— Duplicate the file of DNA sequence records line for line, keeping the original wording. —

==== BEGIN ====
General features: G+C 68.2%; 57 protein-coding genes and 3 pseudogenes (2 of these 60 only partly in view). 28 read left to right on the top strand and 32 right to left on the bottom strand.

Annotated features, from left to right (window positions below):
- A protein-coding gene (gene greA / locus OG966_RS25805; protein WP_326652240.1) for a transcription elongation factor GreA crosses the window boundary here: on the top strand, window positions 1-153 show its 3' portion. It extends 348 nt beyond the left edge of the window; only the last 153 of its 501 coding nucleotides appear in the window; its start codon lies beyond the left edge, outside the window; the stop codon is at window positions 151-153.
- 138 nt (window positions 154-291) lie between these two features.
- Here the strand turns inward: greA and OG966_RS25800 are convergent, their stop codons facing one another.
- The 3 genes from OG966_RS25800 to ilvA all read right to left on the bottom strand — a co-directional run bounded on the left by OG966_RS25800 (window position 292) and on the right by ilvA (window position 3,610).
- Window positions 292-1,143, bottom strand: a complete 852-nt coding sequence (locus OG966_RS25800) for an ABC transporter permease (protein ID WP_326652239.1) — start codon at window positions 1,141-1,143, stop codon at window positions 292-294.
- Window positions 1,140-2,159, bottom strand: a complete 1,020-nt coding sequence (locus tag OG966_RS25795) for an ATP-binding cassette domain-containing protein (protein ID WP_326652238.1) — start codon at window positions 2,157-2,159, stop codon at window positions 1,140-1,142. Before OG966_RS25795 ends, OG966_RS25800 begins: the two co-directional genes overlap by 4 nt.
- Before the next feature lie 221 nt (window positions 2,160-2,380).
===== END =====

General features: G+C 68.2%; 57 protein-coding genes and 3 pseudogenes (2 of these 60 only partly in view). 28 read left to right on the top strand and 32 right to left on the bottom strand.

Annotated features, from left to right (window positions below):
- A protein-coding gene (gene greA / locus OG966_RS25805; protein WP_326652240.1) for a transcription elongation factor GreA crosses the window boundary here: on the top strand, window positions 1-153 show its 3' portion. It extends 348 nt beyond the left edge of the window; only the last 153 of its 501 coding nucleotides appear in the window; its start codon lies beyond the left edge, outside the window; the stop codon is at window positions 151-153.
- 138 nt (window positions 154-291) lie between these two features.
- Here the strand turns inward: greA and OG966_RS25800 are convergent, their stop codons facing one another.
- The 3 genes from OG966_RS25800 to ilvA all read right to left on the bottom strand — a co-directional run bounded on the left by OG966_RS25800 (window position 292) and on the right by ilvA (window position 3,610).
- Window positions 292-1,143, bottom strand: a complete 852-nt coding sequence (locus OG966_RS25800) for an ABC transporter permease (protein ID WP_326652239.1) — start codon at window positions 1,141-1,143, stop codon at window positions 292-294.
- Window positions 1,140-2,159, bottom strand: a complete 1,020-nt coding sequence (locus tag OG966_RS25795) for an ATP-binding cassette domain-containing protein (protein ID WP_326652238.1) — start codon at window positions 2,157-2,159, stop codon at window positions 1,140-1,142. Before OG966_RS25795 ends, OG966_RS25800 begins: the two co-directional genes overlap by 4 nt.
- Before the next feature lie 221 nt (window positions 2,160-2,380).